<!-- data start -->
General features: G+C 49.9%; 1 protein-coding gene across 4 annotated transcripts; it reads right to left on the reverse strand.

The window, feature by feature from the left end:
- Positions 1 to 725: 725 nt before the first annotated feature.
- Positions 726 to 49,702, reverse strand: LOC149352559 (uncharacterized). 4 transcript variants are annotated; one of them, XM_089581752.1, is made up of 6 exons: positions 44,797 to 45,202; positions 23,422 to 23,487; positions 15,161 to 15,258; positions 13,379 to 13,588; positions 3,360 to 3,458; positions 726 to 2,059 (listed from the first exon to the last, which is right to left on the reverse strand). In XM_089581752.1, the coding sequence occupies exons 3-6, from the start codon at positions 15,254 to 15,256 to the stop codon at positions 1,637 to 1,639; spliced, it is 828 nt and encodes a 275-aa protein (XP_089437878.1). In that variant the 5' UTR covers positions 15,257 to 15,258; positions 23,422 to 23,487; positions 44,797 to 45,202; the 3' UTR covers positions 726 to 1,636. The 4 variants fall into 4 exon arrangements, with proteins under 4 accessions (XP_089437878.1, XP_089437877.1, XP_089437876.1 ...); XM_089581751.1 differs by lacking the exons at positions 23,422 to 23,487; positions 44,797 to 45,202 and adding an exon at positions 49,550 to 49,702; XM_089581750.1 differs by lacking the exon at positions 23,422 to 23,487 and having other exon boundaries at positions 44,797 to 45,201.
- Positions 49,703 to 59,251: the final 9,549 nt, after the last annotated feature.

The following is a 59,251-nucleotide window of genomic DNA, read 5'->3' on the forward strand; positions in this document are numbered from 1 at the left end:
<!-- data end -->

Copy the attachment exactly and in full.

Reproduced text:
General features: G+C 49.9%; 1 protein-coding gene across 4 annotated transcripts; it reads right to left on the reverse strand.

The window, feature by feature from the left end:
- Positions 1 to 725: 725 nt before the first annotated feature.
- Positions 726 to 49,702, reverse strand: LOC149352559 (uncharacterized). 4 transcript variants are annotated; one of them, XM_089581752.1, is made up of 6 exons: positions 44,797 to 45,202; positions 23,422 to 23,487; positions 15,161 to 15,258; positions 13,379 to 13,588; positions 3,360 to 3,458; positions 726 to 2,059 (listed from the first exon to the last, which is right to left on the reverse strand). In XM_089581752.1, the coding sequence occupies exons 3-6, from the start codon at positions 15,254 to 15,256 to the stop codon at positions 1,637 to 1,639; spliced, it is 828 nt and encodes a 275-aa protein (XP_089437878.1). In that variant the 5' UTR covers positions 15,257 to 15,258; positions 23,422 to 23,487; positions 44,797 to 45,202; the 3' UTR covers positions 726 to 1,636. The 4 variants fall into 4 exon arrangements, with proteins under 4 accessions (XP_089437878.1, XP_089437877.1, XP_089437876.1 ...); XM_089581751.1 differs by lacking the exons at positions 23,422 to 23,487; positions 44,797 to 45,202 and adding an exon at positions 49,550 to 49,702; XM_089581750.1 differs by lacking the exon at positions 23,422 to 23,487 and having other exon boundaries at positions 44,797 to 45,201.
- Positions 49,703 to 59,251: the final 9,549 nt, after the last annotated feature.

The following is a 59,251-nucleotide window of genomic DNA, read 5'->3' on the forward strand; positions in this document are numbered from 1 at the left end: